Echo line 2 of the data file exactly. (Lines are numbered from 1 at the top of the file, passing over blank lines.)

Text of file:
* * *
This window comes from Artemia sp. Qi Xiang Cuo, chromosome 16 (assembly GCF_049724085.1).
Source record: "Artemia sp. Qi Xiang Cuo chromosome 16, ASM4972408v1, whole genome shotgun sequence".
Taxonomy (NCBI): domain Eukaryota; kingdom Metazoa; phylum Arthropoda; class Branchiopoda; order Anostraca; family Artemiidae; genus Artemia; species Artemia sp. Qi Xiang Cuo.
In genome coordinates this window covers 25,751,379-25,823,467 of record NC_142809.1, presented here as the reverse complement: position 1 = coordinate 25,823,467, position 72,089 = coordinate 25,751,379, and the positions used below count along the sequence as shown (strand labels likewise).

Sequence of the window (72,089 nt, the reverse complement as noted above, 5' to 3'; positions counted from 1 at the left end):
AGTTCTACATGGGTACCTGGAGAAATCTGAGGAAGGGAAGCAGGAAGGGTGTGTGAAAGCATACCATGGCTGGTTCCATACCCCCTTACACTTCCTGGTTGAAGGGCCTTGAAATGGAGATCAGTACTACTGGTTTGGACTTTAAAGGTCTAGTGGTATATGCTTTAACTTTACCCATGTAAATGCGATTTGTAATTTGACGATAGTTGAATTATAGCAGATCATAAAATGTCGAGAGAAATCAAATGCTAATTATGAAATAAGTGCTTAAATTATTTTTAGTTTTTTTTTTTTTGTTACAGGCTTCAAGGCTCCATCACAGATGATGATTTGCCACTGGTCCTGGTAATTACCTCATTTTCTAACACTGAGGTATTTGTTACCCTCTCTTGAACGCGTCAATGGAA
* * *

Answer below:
Source record: "Artemia sp. Qi Xiang Cuo chromosome 16, ASM4972408v1, whole genome shotgun sequence".